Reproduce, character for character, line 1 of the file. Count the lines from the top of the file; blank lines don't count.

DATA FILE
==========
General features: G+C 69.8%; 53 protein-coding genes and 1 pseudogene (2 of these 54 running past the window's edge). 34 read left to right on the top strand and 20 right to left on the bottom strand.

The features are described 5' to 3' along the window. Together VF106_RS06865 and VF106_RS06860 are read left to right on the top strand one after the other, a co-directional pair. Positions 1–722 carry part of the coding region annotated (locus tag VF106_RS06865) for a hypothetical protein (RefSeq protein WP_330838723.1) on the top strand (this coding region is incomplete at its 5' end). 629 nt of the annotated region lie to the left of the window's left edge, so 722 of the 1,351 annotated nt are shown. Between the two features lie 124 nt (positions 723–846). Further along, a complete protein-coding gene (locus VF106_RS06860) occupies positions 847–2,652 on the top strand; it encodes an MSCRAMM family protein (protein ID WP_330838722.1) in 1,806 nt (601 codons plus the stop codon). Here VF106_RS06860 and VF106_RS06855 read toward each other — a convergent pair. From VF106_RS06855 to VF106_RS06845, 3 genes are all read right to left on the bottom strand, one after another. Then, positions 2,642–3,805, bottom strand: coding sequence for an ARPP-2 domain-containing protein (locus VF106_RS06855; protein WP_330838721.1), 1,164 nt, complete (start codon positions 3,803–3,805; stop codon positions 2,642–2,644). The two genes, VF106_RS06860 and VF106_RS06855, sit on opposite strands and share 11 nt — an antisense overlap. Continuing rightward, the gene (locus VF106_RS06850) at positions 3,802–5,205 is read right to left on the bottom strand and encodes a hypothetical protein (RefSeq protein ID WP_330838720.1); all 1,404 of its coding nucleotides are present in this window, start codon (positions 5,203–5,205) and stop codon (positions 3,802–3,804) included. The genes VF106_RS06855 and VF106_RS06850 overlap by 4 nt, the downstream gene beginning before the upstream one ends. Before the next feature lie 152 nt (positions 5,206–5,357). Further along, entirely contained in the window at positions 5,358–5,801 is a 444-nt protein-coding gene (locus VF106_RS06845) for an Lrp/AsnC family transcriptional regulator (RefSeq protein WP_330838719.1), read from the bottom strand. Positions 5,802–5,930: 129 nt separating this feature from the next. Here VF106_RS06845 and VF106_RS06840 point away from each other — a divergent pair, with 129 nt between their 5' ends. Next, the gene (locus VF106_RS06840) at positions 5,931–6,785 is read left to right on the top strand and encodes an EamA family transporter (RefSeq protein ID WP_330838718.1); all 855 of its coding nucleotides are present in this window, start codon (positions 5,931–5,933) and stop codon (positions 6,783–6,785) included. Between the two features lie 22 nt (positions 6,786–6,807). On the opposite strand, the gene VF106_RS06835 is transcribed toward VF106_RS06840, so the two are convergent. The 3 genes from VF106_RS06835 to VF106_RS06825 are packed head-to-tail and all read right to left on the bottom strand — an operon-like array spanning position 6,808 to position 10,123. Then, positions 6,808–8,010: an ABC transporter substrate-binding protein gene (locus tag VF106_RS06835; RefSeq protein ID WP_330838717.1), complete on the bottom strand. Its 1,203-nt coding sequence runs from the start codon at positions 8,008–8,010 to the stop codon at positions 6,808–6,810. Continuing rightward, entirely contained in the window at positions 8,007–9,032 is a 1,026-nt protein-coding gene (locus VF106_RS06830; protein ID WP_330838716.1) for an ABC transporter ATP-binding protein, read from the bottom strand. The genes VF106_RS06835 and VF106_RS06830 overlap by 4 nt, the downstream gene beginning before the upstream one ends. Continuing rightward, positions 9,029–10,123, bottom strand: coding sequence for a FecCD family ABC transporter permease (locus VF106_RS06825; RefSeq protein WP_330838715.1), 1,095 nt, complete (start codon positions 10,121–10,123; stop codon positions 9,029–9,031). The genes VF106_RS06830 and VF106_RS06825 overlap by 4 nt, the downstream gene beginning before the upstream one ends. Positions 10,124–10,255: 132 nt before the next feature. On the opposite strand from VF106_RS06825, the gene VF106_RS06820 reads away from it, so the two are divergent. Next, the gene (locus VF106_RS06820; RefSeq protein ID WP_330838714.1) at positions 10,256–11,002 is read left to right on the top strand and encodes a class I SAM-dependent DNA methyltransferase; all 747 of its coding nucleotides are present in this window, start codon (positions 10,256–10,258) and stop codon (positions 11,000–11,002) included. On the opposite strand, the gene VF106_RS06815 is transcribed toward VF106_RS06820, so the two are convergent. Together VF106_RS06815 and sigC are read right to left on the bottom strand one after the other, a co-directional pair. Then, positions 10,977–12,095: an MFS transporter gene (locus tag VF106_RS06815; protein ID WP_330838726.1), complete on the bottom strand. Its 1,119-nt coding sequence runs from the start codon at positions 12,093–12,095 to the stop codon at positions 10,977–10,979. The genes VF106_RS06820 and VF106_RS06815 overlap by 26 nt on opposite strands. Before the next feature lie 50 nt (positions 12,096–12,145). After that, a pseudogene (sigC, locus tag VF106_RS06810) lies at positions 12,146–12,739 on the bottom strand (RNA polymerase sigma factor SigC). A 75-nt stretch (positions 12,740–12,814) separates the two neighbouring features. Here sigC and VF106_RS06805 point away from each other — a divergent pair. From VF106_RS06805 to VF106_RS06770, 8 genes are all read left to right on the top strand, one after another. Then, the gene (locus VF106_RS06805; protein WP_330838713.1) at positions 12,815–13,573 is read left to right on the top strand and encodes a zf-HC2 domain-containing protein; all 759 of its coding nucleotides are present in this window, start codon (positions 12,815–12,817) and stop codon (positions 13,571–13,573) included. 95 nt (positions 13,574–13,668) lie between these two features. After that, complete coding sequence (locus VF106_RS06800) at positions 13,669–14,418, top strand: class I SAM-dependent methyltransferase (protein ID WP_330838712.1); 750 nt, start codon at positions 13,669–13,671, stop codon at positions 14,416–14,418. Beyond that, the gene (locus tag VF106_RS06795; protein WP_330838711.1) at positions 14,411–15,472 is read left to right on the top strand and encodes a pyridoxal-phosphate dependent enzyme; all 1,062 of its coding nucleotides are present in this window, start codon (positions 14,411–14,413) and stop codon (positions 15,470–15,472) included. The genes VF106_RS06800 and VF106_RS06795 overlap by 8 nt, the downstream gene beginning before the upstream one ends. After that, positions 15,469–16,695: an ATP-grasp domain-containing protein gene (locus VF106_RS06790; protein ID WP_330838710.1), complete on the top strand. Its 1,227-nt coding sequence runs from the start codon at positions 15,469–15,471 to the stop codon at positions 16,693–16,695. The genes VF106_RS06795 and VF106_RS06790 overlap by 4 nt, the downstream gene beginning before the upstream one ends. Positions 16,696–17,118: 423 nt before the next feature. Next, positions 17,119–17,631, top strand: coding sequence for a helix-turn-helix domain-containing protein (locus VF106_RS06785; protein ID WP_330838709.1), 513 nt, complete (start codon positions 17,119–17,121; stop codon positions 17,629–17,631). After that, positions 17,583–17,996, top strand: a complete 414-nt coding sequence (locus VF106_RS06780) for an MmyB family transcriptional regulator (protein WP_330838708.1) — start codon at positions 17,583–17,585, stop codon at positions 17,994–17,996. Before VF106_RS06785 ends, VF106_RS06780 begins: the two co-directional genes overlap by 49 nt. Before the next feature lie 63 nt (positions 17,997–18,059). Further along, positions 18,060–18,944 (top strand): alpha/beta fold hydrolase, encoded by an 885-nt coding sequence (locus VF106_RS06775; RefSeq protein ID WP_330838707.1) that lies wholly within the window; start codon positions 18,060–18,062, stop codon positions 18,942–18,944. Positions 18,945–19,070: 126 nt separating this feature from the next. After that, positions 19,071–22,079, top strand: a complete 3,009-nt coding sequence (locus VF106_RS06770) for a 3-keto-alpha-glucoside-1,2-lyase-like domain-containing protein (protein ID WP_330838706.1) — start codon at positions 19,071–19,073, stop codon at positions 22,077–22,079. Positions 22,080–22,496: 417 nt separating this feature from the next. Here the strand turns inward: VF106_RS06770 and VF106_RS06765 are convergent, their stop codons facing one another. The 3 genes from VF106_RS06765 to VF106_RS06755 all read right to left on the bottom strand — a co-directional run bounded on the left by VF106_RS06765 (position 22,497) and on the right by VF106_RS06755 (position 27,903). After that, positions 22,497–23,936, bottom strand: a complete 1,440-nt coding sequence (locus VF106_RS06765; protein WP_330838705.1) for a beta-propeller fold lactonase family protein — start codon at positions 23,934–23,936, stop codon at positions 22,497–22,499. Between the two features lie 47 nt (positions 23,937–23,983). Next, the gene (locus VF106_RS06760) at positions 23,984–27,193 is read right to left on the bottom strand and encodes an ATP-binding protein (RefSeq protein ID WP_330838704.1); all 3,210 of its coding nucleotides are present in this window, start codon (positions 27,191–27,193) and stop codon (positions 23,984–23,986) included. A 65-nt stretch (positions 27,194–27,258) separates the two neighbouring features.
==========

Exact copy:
General features: G+C 69.8%; 53 protein-coding genes and 1 pseudogene (2 of these 54 running past the window's edge). 34 read left to right on the top strand and 20 right to left on the bottom strand.